Toys ‘R’ Us is having trouble selling its store locations

Hundreds of Toys ‘R’ Us stores will likely remain dark for a long time after they close for good on June 30. As the massive liquidation of the storied...

Hundreds of Toys ‘R’ Us stores will likely remain dark for a long time after they close for good on June 30.

As the massive liquidation of the storied retailer hits full swing, it’s becoming clear that real estate shoppers view its unattractive, boxy stores the same way toy customers did in recent years.

That’s hardly good news for the landlords of its 700-plus remaining locations in the US.

Of 140 stores that hit the auction block last week, just 50 received winning bids, and 30 of them were from the landlords themselves, some of whom scooped up their own properties for $5,000 to $10,000.

A Toys ‘R’ Us landlord in West Hartford, Conn., got its store back for as little as $4,978, according to court papers.

In total, Toys ‘R’ Us pulled in just over $37 million in the auction, comprised mostly of its least profitable stores.

The retailer has not set a schedule for when the rest of its stores will hit the block and some landlords are becoming impatient.

“We have been gearing up for the past several weeks,” said bankruptcy attorney David Pollack of Ballard Spahr, who represents 15 Toys ‘R’ Us landlords.

Real estate experts say the low number of bids wasn’t a total surprise given the glut of retail corpses.

“There is a lot of inventory out there now, and in today’s world and marketplace 50 bids on a 140 stores is a pretty good result,” even if there was no interest in more than 100 stores, Pollack told The Post.

Among the successful bidders were a handful of retailers including Big Lots, Raymour & Flanigan, PGA Tour Superstore, Burlington Coat Factory and Farmers Fresh Market Place. The rest were real estate developers.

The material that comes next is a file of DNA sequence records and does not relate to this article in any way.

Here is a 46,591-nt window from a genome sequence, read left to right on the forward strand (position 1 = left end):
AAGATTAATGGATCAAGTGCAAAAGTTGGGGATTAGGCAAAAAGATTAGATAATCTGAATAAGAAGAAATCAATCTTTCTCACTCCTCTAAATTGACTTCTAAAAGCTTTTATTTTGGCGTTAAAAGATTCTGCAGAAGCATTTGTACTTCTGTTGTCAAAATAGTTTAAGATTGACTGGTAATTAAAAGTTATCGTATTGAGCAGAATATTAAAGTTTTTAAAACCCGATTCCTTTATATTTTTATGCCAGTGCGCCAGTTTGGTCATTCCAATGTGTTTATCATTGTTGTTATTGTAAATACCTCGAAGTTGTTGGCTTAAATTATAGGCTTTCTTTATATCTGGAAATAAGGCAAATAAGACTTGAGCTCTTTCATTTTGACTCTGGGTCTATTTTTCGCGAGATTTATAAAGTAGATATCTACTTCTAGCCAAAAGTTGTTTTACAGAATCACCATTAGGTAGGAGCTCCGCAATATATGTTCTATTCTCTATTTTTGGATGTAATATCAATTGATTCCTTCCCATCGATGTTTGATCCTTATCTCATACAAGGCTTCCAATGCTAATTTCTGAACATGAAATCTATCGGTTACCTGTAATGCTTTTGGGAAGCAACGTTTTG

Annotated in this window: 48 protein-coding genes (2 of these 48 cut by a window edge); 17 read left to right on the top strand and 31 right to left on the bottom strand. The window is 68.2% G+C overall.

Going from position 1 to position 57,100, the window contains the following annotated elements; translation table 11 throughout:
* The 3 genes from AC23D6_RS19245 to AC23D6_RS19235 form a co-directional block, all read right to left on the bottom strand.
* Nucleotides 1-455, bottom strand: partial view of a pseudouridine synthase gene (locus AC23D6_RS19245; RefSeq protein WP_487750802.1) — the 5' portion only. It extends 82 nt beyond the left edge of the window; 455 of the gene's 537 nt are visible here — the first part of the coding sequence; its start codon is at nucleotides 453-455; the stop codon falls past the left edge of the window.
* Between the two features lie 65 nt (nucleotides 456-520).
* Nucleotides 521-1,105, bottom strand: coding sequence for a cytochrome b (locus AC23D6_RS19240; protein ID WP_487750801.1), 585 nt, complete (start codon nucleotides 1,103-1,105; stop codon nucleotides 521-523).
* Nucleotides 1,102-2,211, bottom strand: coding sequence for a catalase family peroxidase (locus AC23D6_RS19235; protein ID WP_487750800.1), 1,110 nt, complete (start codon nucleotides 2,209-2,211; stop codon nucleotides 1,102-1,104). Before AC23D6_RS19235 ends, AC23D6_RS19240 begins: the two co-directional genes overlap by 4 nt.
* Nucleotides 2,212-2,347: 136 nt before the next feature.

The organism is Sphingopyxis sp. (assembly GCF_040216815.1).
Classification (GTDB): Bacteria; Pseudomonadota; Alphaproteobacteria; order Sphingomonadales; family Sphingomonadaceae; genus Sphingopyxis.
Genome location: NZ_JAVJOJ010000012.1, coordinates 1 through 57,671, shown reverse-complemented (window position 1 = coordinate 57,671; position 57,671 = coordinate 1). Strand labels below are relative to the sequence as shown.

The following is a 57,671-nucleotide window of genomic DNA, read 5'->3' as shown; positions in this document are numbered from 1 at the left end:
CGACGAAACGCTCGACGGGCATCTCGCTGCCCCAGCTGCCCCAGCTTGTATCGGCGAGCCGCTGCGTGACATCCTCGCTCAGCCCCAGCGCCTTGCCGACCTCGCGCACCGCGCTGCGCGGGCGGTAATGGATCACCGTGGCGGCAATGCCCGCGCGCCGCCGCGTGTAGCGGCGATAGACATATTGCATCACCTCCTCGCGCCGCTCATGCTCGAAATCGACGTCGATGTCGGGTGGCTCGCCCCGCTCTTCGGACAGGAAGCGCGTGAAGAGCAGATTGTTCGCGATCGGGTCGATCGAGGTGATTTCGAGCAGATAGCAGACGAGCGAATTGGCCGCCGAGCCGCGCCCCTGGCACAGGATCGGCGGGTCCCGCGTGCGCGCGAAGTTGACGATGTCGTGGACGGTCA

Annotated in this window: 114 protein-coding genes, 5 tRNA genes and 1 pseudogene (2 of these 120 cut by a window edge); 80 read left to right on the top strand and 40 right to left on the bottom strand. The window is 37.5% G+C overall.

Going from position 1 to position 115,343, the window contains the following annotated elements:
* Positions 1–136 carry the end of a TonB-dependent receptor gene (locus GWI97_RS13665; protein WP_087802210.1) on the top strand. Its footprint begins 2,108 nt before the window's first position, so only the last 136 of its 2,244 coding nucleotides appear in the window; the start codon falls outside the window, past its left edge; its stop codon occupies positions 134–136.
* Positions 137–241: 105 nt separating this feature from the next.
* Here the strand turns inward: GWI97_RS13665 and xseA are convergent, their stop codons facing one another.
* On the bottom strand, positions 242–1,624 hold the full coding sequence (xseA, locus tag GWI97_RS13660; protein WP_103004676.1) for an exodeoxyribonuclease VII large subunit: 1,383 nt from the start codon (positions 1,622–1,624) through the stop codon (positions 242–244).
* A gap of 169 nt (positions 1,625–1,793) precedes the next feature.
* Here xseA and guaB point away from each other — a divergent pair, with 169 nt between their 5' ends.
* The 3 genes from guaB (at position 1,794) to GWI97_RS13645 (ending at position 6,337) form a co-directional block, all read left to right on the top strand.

Raymour & Flanigan snatched the Babies R Us store in Union Square in Manhattan for a mere $250,000, as well as three other New York metro stores including the Paramus, NJ, Toys ‘R’ Us store for $1.3 million, while Big Lots picked up two stores for $303,000.

The Union Square store had less than 10 years left on the lease, according to a source familiar with the property.

The biggest bid — $15.6 million for a San Francisco-area store that Toys ‘R’ Us owned — was won by a New Jersey real estate developer, Benderson, while the second largest bid for another property Toys ‘R’ Us owned in Chicago went for $7.5 million from shopping center developer Festival Development Corp.

“The question is whether we’ll see any sexy names like TJX, Best Buy, Whole Foods or Amazon bid on the rest of the stores,” said one real estate expert who did not want to be identified.

Target and the German grocer Aldi were among the qualified bidders for last week’s auction, but neither pulled the trigger.

Separately, Toy ‘R’ Us has had better luck trying to sell its operations abroad.

On Wednesday, it received multiple bids of more than $1 billion for an 85 percent stake in its Asian business, its lawyer Joshua Sussberg said, adding that the liquidation and real estate auctions were “going better than expected,” according to Reuters.

 

Source: New York Post 

 Featured Image: Getty Images 

 Inset Image: AP Photo/File 

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